Thirty-one years ago, as of last month, I was traveling from the eastern most part of Czechoslovakia to Prague in what from the map looked to be a one-day drive. After hours and hours of winding two-lane highways through the mountains, I reached a city I had heard of but knew almost nothing about. With midnight approaching, I knew I would not make it to Prague until the next day. Wearily, I walked into the first hotel I saw and asked for a room. It had been a grand hotel inits day- before WW1. The price was ridiculously high- a little over 100 USD, but I was done. Today, I checked into that hotel again. This time, because there was a special offer from Expedia that made it the least expensive place to stay near where I need to be. Covid has wreaked havoc on the travel industry here. Oh yeah, the name of that city- Brno.
The middle of the week has, once again been busy and productive. It has included meetings and studies with an interesting combination of people, venues, and attitudes towards faith. I’ll share a couple of highlights to illustrate the diversity of opportunities. Tuesday included an intensive discussion with one of the young Christians, as per his request, about the relationship between grace and the client- patron system of the Greco-Roman world. Other opportunities included use tech to work with folks over here I still don’t have personal access to. At the other end of the spectrum, one three-hour study was conducted on a protracted walk. This is really a nice break from sitting in my flat or even a café to study. Topics ranged from fellowship, to how to teach young people, to addressing some personal issues. One opportunity even had me helping inspect a construction project.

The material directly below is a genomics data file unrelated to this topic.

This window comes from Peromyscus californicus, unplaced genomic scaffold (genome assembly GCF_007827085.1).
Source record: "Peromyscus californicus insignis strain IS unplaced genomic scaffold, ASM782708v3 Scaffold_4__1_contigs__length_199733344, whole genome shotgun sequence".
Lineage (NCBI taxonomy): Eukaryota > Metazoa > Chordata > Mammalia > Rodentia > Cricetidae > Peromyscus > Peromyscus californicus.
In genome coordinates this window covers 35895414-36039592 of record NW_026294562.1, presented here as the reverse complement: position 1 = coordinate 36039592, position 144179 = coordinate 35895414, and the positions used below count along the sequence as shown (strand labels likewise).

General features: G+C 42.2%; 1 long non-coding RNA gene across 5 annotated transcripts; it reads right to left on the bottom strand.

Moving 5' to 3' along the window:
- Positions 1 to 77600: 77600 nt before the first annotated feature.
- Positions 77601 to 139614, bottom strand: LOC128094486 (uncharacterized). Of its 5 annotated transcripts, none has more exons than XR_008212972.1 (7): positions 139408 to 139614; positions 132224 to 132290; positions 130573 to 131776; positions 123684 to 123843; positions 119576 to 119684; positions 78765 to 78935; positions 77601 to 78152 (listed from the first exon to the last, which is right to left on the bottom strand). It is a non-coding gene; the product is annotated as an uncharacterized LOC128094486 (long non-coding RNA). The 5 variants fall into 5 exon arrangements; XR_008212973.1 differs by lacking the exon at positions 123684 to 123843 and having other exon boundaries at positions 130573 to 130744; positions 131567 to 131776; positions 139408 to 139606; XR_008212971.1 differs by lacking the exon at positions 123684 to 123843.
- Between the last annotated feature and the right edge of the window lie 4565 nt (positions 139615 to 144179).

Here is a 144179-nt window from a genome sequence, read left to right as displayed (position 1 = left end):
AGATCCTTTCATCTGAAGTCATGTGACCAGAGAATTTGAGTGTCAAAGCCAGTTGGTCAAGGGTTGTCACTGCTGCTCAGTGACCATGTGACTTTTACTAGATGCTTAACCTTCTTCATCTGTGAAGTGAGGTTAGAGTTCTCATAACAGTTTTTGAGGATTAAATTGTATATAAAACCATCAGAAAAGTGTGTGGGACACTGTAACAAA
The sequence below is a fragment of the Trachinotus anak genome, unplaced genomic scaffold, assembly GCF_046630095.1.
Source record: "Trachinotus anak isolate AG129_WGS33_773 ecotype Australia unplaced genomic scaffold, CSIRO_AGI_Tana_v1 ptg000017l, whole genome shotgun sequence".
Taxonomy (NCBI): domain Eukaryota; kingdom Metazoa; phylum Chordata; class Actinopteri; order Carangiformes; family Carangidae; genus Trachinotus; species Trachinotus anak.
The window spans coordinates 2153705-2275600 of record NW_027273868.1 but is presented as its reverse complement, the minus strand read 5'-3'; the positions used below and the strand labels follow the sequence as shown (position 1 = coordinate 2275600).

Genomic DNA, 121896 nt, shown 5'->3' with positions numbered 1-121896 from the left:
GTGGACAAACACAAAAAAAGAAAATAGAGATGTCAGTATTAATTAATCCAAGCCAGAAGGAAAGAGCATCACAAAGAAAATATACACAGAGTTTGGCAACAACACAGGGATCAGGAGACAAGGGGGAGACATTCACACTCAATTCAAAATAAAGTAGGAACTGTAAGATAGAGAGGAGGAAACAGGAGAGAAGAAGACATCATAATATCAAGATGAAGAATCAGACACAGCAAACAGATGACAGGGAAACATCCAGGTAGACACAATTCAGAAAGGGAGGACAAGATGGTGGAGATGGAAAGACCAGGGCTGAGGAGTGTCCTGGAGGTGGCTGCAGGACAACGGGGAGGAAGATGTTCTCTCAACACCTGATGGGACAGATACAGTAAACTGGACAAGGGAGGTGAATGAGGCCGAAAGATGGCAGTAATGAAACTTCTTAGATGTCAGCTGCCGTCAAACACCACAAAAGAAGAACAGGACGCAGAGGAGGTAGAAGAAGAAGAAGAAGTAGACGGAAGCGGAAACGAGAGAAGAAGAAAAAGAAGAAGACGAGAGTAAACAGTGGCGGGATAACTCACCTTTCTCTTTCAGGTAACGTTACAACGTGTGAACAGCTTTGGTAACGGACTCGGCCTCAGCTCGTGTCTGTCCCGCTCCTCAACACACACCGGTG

Sandwiched between all of this was putting the final, final touches on the details for the Kamenice Study as well as spending some time working on my presentations for that week.
On a bit of a darkly humorous note, the impact of Covid is still being seen. At lunch one day in the outside seating area of a restaurant, I had a couple of the bread crumbs from the fried fillet “go down the wrong way.” I began quietly coughing. It was in a village where the coke still comes in the 8 oz bottles, so I didn’t want to finish it off to try to wash it down. So, I continued to cough. As I did so, my lunch companion began to glance around at the other tables. Trying not to laugh and cough is difficult, so I continued to do both- more loudly. His looking around took on added intensity. As it did so, my coughing and laughing kicked up a notch. Finally, he gave me his drink to finish off. I had been eye-balling it anyway. As talked about it later, he said he wasn’t even consciously aware that he had been uneasily looking around. It’s interesting how patterns of behavior can develop without us being aware of them. Let’s try to be introspective enough to recognize and evaluate ours.
The importance of teaching the next generation is not lost on the Czechs, and I’m thankful to have some small role in that. When I showed up on Monday to visit the Vlk’s, Honza asked the children if they would like to have a Bible study with “streda Bil” (Uncle Bill.) It wasn’t staged, so I was curious to see how they would respond… after all, they are kids… Their response, “yes, of course” touched my heart. Bibles in hand, they were ready to read. We had a class as we waited on the food to arrive. After a meal of ordered pizza that fit the family’s busy work schedule, we visited about current events until we transitioned into a, “but in the days of Hosea” intro into the adult study that lasted late. It was a great night.
Occasionally, I share a few photos of everyday life in the places where I am working. Hopefully they give folks a little better sense of what the lives of their brethren are like. These are from a wonderful part of Prague just out of the tourist area showing people going about their daily lives on a beautiful summer day.